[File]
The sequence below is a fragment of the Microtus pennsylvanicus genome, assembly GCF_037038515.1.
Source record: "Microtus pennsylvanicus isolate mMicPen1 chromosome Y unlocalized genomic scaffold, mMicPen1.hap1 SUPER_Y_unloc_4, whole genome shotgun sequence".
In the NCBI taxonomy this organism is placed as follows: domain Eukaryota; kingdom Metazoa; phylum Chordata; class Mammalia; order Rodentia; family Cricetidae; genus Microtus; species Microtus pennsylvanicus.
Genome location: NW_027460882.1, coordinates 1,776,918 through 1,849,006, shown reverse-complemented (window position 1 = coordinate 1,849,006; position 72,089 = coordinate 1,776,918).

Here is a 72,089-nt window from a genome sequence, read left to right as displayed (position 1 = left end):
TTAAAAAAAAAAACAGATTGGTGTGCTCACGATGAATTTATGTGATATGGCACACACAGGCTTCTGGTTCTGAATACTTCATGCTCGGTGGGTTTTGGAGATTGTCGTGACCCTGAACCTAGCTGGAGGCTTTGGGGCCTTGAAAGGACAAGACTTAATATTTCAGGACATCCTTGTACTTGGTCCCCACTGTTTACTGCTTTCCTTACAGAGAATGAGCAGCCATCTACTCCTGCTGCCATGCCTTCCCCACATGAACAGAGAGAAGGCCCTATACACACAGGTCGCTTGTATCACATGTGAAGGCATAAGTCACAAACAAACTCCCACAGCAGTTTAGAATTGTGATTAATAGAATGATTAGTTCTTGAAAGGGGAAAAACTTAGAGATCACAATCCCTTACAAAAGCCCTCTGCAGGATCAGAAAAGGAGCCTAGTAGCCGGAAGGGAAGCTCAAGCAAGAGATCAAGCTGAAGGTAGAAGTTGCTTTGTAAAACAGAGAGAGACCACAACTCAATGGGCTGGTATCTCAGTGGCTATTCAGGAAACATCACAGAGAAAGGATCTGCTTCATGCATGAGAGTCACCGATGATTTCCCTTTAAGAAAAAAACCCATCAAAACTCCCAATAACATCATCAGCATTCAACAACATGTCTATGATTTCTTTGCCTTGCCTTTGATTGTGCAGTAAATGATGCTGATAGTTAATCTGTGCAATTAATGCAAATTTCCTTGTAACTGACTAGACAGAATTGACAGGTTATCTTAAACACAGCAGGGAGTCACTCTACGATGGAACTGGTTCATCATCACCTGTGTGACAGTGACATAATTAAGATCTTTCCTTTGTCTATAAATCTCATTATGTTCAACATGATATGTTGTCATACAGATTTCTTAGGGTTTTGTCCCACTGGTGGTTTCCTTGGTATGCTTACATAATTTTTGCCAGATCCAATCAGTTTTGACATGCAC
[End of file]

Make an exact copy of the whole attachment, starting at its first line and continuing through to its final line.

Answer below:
The sequence below is a fragment of the Microtus pennsylvanicus genome, assembly GCF_037038515.1.
Source record: "Microtus pennsylvanicus isolate mMicPen1 chromosome Y unlocalized genomic scaffold, mMicPen1.hap1 SUPER_Y_unloc_4, whole genome shotgun sequence".
In the NCBI taxonomy this organism is placed as follows: domain Eukaryota; kingdom Metazoa; phylum Chordata; class Mammalia; order Rodentia; family Cricetidae; genus Microtus; species Microtus pennsylvanicus.
Genome location: NW_027460882.1, coordinates 1,776,918 through 1,849,006, shown reverse-complemented (window position 1 = coordinate 1,849,006; position 72,089 = coordinate 1,776,918).

Here is a 72,089-nt window from a genome sequence, read left to right as displayed (position 1 = left end):
TTAAAAAAAAAAACAGATTGGTGTGCTCACGATGAATTTATGTGATATGGCACACACAGGCTTCTGGTTCTGAATACTTCATGCTCGGTGGGTTTTGGAGATTGTCGTGACCCTGAACCTAGCTGGAGGCTTTGGGGCCTTGAAAGGACAAGACTTAATATTTCAGGACATCCTTGTACTTGGTCCCCACTGTTTACTGCTTTCCTTACAGAGAATGAGCAGCCATCTACTCCTGCTGCCATGCCTTCCCCACATGAACAGAGAGAAGGCCCTATACACACAGGTCGCTTGTATCACATGTGAAGGCATAAGTCACAAACAAACTCCCACAGCAGTTTAGAATTGTGATTAATAGAATGATTAGTTCTTGAAAGGGGAAAAACTTAGAGATCACAATCCCTTACAAAAGCCCTCTGCAGGATCAGAAAAGGAGCCTAGTAGCCGGAAGGGAAGCTCAAGCAAGAGATCAAGCTGAAGGTAGAAGTTGCTTTGTAAAACAGAGAGAGACCACAACTCAATGGGCTGGTATCTCAGTGGCTATTCAGGAAACATCACAGAGAAAGGATCTGCTTCATGCATGAGAGTCACCGATGATTTCCCTTTAAGAAAAAAACCCATCAAAACTCCCAATAACATCATCAGCATTCAACAACATGTCTATGATTTCTTTGCCTTGCCTTTGATTGTGCAGTAAATGATGCTGATAGTTAATCTGTGCAATTAATGCAAATTTCCTTGTAACTGACTAGACAGAATTGACAGGTTATCTTAAACACAGCAGGGAGTCACTCTACGATGGAACTGGTTCATCATCACCTGTGTGACAGTGACATAATTAAGATCTTTCCTTTGTCTATAAATCTCATTATGTTCAACATGATATGTTGTCATACAGATTTCTTAGGGTTTTGTCCCACTGGTGGTTTCCTTGGTATGCTTACATAATTTTTGCCAGATCCAATCAGTTTTGACATGCAC